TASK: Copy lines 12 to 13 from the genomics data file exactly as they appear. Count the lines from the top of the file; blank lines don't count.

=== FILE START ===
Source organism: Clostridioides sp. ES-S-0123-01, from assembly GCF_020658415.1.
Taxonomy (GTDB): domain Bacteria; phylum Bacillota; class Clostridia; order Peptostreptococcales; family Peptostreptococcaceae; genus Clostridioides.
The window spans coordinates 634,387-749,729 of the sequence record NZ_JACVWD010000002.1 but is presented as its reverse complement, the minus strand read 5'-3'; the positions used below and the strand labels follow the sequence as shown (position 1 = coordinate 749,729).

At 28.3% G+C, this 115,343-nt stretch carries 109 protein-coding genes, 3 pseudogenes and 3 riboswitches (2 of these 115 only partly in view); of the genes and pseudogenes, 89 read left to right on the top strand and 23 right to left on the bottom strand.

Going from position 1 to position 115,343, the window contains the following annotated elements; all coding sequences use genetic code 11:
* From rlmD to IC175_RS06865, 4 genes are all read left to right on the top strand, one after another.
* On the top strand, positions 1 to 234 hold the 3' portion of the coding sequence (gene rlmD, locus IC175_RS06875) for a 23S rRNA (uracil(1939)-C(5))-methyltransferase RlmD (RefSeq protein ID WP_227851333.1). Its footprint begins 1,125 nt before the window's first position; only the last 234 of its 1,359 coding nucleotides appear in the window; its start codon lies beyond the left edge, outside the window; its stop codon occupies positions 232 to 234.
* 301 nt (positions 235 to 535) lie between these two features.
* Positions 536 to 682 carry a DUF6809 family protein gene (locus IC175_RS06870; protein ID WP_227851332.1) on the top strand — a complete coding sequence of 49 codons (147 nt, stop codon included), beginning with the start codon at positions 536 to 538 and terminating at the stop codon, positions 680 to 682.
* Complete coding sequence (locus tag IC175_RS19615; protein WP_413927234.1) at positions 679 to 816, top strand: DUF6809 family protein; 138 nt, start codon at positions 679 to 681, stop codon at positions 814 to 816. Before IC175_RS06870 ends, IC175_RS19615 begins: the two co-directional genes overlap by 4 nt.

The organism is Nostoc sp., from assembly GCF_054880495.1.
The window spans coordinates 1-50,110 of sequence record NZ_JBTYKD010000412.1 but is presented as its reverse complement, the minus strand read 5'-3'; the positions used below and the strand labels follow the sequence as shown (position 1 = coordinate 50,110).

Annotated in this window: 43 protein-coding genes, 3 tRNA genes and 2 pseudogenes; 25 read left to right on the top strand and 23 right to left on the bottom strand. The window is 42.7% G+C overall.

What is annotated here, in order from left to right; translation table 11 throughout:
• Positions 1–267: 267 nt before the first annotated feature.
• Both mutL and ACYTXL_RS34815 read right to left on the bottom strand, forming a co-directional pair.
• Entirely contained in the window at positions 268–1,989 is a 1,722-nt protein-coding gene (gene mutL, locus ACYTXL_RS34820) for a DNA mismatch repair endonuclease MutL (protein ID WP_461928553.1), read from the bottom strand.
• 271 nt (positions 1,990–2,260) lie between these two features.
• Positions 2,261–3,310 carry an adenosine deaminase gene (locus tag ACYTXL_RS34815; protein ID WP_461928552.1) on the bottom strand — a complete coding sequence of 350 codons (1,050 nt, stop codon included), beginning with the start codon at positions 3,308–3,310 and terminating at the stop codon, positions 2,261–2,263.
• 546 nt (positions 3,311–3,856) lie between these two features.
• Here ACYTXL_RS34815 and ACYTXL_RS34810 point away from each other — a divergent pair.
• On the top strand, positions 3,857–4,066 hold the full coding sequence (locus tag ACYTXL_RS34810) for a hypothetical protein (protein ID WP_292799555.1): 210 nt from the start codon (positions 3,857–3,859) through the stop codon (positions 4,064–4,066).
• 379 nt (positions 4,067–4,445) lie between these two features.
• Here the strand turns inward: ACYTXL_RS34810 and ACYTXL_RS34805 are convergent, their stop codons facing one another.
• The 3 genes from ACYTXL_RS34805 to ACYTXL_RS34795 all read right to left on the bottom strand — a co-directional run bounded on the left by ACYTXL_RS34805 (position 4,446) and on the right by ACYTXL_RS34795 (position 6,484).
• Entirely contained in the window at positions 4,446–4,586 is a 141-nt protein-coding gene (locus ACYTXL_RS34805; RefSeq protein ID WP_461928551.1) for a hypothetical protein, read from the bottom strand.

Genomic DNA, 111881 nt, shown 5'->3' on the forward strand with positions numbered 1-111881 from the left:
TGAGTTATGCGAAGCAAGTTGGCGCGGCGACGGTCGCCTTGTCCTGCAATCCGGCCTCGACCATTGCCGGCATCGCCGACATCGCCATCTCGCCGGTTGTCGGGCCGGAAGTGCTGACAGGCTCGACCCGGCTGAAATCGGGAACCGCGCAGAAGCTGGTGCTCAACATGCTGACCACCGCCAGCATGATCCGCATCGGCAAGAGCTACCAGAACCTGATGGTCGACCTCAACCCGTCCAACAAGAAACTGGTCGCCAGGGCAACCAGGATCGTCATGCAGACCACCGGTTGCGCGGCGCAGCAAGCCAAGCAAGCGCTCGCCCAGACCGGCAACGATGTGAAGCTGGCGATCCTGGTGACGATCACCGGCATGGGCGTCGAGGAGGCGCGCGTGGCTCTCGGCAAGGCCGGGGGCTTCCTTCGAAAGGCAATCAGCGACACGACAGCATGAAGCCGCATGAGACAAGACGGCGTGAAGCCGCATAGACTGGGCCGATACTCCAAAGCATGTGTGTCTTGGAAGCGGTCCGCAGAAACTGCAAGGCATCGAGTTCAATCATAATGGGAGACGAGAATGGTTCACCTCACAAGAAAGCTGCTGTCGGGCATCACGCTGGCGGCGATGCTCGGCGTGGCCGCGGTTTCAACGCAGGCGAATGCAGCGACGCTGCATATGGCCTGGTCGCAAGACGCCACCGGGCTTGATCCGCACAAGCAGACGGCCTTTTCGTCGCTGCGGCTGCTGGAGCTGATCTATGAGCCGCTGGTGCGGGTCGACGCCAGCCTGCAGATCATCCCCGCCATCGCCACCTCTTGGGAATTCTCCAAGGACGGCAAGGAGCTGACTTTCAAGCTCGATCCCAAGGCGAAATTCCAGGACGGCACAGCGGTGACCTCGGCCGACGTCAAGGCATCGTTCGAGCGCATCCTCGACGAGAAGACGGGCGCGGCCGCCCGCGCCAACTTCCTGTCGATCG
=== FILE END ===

The window spans coordinates 1-50,110 of sequence record NZ_JBTYKD010000412.1 but is presented as its reverse complement, the minus strand read 5'-3'; the positions used below and the strand labels follow the sequence as shown (position 1 = coordinate 50,110).

Annotated in this window: 43 protein-coding genes, 3 tRNA genes and 2 pseudogenes; 25 read left to right on the top strand and 23 right to left on the bottom strand. The window is 42.7% G+C overall.